Juneau, Alaska (KINY) The Alaska Supreme Court will be asked to ban independent candidates from entry into the democratic party primary
Arguments before the court are scheduled for today in Kenai.
The Alaska Democratic Party had challenged a state law that requires primary election candidates be registered members of the party whose nomination they're seeking. Democrats scored a victory last fall when Superior Court Judge Philip Pallenberg said the state was restricting their attempt to appeal to independent voters by not allowing unaffiliated candidates to participate in Democratic primaries.
The decision applies to the Democratic primary, since that party changed its rules to embrace independent candidates.
The state, in court filings, contends that if a party nominee doesn't have to identify with their nominating party, the system used by the state to regulate political party status and ballot access "will cease to make sense, party labels will be uninformative, and parties will lose coherence."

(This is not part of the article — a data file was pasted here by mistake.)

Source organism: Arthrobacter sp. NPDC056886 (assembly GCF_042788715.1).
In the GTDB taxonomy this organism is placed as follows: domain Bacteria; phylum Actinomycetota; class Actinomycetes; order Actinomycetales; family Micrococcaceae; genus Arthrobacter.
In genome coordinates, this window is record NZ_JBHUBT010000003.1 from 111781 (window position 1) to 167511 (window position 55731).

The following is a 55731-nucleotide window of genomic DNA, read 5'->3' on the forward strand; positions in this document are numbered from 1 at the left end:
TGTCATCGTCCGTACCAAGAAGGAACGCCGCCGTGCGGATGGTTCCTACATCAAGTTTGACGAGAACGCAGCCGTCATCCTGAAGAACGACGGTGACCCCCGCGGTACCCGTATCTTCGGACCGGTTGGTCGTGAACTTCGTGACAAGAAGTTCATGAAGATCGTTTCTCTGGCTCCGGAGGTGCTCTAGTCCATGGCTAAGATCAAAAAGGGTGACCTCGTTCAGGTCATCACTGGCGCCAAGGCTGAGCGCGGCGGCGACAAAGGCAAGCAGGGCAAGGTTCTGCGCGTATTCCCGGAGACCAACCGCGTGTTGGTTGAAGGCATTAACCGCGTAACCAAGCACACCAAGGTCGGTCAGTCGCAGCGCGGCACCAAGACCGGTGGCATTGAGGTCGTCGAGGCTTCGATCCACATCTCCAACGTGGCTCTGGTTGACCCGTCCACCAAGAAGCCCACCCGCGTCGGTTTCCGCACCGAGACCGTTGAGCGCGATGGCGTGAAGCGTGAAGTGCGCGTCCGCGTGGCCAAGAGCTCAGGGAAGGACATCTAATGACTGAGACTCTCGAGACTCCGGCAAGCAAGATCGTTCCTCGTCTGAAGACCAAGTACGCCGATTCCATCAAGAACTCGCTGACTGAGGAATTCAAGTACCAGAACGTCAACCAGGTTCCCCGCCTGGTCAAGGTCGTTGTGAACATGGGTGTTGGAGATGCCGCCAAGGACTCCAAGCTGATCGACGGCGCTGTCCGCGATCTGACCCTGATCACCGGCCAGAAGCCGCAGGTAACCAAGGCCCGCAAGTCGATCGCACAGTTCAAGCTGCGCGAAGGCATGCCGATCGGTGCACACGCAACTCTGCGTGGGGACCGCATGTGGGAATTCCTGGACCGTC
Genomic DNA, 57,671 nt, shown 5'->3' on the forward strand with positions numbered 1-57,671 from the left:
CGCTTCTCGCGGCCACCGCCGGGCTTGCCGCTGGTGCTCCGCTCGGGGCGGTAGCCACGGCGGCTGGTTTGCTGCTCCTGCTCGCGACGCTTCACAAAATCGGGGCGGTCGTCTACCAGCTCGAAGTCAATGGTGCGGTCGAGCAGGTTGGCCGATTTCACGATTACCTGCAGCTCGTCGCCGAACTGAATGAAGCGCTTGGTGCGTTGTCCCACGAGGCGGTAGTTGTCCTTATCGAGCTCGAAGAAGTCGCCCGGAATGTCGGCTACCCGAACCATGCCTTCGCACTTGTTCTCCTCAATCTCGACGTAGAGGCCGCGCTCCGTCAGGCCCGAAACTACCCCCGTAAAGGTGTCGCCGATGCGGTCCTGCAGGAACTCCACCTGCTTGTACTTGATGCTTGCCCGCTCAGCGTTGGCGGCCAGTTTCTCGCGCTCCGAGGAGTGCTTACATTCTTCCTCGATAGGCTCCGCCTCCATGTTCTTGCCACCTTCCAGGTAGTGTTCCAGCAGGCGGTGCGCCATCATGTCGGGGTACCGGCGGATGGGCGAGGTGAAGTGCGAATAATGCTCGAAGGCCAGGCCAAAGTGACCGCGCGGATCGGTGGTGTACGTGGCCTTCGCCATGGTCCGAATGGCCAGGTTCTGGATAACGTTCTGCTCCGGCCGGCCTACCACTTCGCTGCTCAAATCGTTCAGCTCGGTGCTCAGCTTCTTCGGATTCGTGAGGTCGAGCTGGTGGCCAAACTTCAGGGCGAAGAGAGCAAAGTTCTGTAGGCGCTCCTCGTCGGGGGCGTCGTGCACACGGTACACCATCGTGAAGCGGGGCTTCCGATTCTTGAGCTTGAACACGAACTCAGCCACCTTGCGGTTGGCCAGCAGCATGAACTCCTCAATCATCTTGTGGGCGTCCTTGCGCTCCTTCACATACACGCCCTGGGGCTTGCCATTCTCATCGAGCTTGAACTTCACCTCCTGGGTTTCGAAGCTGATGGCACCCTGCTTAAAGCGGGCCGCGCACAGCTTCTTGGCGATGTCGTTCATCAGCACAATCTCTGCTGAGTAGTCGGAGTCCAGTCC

This year once candidate plans to run as an independent in the Democratic primary, Alyse Galvin in the U.S. House race. There are two candidates running as democrats, Gregory Jones and Dimitri Shein. Rep. Don Yong, a republican, is also seeking re-election.
If the high court reverses Pallenberg's decision, candidates who filed to run as independents in the Democratic primary would be "de-certified" and have to refile in a manner for which they're eligible, according to the Division of Elections. For independents, that would mean having to gather signatures to qualify for the general election ballot and bypass the primary process altogether.
Gov. Bill Walker changed his party affiliation from Republican to undeclared in joining with Democrat Byron Mallott as part of a so-called unity ticket in 2014. In announcing his re-election bid, Walker said the two planned to go the signature-gathering route. A campaign spokeswoman last month said that plan had not changed.
A Democrat has yet to file for the governor's race. The filing deadline is June 1.
Politically unaffiliated voters — those labeled as "undeclared" or "nonpartisan" — comprise the largest voting bloc in the state. Anyone, regardless of party affiliation, can vote in the Democratic primary.
Democrats initially sued ahead of the 2016 U.S. Senate race. But that challenge was tossed as premature because it was brought before the Democrats had formally adopted a party rule allowing politically unaffiliated candidates to run in its primaries.